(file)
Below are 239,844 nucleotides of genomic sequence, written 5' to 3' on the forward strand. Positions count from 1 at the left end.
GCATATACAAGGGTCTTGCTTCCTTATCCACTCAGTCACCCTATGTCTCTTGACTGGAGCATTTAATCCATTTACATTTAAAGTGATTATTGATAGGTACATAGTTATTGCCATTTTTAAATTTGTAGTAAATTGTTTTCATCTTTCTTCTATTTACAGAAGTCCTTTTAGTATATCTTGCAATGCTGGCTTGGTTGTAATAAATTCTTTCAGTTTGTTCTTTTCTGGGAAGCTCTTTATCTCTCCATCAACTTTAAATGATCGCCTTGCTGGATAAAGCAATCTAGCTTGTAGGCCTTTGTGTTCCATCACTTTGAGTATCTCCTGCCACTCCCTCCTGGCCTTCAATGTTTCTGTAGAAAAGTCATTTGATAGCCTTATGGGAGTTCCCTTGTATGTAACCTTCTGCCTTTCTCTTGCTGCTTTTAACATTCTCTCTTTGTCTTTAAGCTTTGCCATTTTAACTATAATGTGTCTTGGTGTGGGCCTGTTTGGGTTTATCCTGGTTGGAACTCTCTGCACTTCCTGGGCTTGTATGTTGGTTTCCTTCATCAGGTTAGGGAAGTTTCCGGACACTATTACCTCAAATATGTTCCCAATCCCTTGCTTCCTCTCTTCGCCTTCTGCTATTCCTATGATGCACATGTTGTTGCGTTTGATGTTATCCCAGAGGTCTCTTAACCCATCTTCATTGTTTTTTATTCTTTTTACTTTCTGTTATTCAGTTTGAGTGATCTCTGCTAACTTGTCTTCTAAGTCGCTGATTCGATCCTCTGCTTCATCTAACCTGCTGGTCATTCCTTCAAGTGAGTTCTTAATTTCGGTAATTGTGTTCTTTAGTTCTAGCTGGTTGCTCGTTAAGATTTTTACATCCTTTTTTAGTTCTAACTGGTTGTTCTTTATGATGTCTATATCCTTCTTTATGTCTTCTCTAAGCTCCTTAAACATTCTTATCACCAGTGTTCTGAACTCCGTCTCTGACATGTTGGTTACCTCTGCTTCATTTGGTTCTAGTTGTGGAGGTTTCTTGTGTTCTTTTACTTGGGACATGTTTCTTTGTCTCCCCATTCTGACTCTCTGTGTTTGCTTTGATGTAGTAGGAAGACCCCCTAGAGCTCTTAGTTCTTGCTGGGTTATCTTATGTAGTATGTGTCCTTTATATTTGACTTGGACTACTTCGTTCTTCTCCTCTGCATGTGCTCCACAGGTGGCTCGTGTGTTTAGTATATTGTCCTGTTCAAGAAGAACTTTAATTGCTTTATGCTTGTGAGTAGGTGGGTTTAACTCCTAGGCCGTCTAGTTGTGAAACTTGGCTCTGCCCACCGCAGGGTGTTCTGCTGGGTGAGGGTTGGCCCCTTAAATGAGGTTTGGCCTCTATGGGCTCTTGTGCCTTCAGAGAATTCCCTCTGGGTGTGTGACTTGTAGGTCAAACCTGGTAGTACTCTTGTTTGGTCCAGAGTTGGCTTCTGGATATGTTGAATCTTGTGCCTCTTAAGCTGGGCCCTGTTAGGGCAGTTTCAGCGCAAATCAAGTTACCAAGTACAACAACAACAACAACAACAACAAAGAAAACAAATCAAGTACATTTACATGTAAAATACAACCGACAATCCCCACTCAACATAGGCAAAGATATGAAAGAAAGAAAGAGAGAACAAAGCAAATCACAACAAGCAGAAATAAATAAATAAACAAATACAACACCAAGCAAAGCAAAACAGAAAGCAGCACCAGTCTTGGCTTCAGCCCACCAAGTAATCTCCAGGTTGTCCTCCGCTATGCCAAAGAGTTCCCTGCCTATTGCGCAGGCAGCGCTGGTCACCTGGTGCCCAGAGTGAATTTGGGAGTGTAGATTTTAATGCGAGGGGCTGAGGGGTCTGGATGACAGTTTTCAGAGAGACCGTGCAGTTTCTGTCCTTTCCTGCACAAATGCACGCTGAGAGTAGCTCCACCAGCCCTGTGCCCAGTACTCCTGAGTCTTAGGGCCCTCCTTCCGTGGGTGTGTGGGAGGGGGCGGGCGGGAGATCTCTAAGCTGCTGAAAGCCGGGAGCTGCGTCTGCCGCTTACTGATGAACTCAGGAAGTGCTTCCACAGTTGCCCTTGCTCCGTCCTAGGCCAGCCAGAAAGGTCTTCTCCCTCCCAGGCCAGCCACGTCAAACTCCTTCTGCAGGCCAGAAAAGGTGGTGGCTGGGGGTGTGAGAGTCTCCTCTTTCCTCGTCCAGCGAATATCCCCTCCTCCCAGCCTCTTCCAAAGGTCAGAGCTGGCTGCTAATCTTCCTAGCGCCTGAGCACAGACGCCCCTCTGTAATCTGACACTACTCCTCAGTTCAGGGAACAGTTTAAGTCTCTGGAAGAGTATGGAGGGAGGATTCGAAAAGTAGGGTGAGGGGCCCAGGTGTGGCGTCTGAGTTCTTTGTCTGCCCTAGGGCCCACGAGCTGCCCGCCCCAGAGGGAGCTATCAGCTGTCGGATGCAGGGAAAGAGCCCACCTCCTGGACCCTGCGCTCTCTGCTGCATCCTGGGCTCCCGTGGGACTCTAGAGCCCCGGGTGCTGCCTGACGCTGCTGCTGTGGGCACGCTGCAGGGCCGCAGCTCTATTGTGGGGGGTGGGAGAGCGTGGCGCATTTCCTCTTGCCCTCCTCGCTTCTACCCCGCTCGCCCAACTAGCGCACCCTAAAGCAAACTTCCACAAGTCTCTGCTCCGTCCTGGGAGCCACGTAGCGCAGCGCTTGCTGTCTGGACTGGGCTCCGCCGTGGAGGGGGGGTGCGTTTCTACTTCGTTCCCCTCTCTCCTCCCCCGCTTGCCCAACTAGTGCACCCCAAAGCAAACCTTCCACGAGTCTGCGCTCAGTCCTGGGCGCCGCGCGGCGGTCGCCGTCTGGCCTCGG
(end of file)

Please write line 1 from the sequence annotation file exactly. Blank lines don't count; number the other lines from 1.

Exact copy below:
Below are 239,844 nucleotides of genomic sequence, written 5' to 3' on the forward strand. Positions count from 1 at the left end.